Pandemic forces cancellation of 2020 Cheyenne Frontier Days
CHEYENNE, Wyo. — Cheyenne Frontier Days announced that public health and safety concerns related to the coronavirus pandemic have forced the cancellation of the 2020 festival scheduled for July 17-26. This decision was made in conjunction with the other major summertime events in Wyoming and is in accordance with Gov. Mark Gordon’s direction and state and local health orders. This is the first time in the 124-year history of the iconic celebration of Western culture that Cheyenne Frontier Days will not be held.
Commonly referred to as the “Daddy of em’ All,” Cheyenne Frontier Days is the world’s largest outdoor rodeo and Western celebration. Rodeo contestants rely on the Cheyenne event to be one of the largest payouts on the annual PRCA rodeo circuit. It also features some of country music’s biggest stars performing before sold-out crowds at the Frontier Nights concerts.
“This has been an incredibly difficult decision, but in the end, it was the only choice,” Tom Hirsig, Cheyenne Frontier Days CEO said. “The health and safety of our fans, volunteers, contestants, first responders, healthcare workers and everyone in our community is the only thing that matters right now. The only responsible decision was to put their safety first,” General Chairman Jimmy Dean Siler added.
Hirsig said CFD knows how devastating this decision will be for many fans who return year after year, as well as first-timers planning to come because “the Daddy” is on their bucket list. The cancellation will also have a severe economic impact in the community. Hundreds of thousands of people attend CFD concerts, rodeo performances and the related Western events each year, contributing tens of millions of dollars to the local economy.
In 2019, visitors spent over $28 million during Cheyenne Frontier Days’ 10-day run, generating over $1 million in local and state taxes, more than $5 million for overnight lodging, and almost $9 million for retail businesses. It also created over 300 jobs resulting in $5 million in wages and salaries during the event.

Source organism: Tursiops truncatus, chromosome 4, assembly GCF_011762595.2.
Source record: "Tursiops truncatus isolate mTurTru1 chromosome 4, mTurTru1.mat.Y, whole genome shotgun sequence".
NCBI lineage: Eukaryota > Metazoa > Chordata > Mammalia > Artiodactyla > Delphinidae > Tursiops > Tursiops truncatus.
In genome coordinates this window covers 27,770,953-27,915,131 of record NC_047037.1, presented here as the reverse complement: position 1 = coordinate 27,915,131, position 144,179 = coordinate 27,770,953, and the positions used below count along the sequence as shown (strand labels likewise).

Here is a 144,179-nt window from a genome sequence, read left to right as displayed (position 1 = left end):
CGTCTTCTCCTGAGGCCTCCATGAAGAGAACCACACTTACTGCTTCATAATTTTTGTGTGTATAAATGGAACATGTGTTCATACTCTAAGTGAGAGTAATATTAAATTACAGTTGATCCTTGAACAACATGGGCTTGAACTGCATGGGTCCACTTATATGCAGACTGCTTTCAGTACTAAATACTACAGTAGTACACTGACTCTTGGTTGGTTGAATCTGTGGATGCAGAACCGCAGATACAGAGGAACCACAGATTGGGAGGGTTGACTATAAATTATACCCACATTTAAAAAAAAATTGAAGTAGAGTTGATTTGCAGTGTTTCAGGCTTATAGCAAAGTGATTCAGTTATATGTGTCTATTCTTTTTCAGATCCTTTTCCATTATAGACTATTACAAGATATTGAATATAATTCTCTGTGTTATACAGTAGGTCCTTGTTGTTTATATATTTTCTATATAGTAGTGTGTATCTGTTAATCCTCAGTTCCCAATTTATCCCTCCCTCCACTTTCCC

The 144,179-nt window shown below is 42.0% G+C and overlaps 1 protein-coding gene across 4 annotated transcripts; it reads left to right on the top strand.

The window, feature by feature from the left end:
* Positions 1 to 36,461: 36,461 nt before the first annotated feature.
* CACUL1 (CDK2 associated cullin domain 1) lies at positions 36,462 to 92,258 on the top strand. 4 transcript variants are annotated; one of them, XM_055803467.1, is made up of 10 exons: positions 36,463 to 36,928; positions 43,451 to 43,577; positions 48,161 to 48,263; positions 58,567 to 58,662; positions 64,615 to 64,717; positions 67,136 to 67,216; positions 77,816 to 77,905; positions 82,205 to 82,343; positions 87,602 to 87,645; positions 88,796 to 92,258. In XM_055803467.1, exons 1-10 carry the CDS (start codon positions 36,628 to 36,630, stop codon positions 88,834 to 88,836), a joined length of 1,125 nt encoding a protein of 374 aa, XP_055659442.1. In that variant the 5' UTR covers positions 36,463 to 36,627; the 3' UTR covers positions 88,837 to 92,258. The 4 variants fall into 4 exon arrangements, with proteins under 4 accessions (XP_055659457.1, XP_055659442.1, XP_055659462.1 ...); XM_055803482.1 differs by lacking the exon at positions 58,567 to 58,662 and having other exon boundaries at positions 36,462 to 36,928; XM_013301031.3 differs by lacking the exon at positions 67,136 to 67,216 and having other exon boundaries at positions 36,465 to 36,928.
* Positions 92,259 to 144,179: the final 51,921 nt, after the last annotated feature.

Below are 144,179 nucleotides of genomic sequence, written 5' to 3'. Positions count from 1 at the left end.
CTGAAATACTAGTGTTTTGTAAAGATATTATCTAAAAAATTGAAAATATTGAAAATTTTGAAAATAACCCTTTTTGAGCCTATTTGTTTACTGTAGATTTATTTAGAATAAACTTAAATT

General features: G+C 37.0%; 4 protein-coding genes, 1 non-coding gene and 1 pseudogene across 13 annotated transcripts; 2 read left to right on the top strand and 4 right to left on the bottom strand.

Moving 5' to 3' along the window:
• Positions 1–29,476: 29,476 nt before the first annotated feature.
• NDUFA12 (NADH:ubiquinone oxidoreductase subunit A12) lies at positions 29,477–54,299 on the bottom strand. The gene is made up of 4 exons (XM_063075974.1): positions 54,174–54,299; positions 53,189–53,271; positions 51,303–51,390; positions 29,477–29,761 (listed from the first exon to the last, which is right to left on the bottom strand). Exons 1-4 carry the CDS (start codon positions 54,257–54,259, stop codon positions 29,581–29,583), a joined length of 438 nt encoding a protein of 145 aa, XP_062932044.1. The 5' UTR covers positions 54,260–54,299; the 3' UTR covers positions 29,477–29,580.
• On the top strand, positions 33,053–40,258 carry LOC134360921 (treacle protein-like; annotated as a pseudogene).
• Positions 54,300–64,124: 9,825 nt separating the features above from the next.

“I know what this means for rodeo in Cheyenne,” Gov. Gordon said. “The financial and emotional impact this announcement has on our community, rodeo fans, and especially the contestants, is immense. But it is the right thing to do, and together we are committed to making 2021 the best Daddy of em’ All ever.”
In addition, the event raises funds for the CFD Old West Museum, a year-round attraction that showcases artifacts celebrating Cheyenne Frontier Days history and Western culture. Cheyenne Frontier Days also supports The Volunteer Crisis Fund, which provides emergency monetary assistance to event volunteers when needed and the Cheyenne Frontier Days™ Memorial Foundation, which provides scholarships for volunteers and their dependents. The Cheyenne Frontier Days™ Foundation, Inc. was recently established to support the charitable and educational aspects of the celebration.
Hirsig said CFD will be contacting sponsors and vendors to discuss their options, including refunding their fees, donating a portion of their fees to the CFD Foundation, or extending an account credit for the 2021 celebration.
Fans who have already purchased rodeo or concert tickets are asked to visit the CFD website for information about account credit roll overs or refunds at http://www.cfdrodeo.com. The Thomas Rhett, Eric Church and Blake Shelton shows have been rescheduled as part of the 2021 lineup and tickets will be reissued when 2021 tickets go on sale.
“Nobody knows how long this pandemic will last, but we look forward to welcoming our fans back to Cheyenne to enjoy some of our famous Western hospitality in July 2021,” Hirsig said.
“We have an amazing staff, an awesome General Committee, incredibly generous and loyal sponsors, and the hardest working group of passionate volunteers anyone could ever hope for. We are shifting our focus to planning for the 125th “Daddy of ’em All” next year and our goal is to deliver a show you will never forget,” Siler said.
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This the first in a six-part series of articles covering basic water law in the United States, predominately in the western part of the country, and how it affects this finite resource.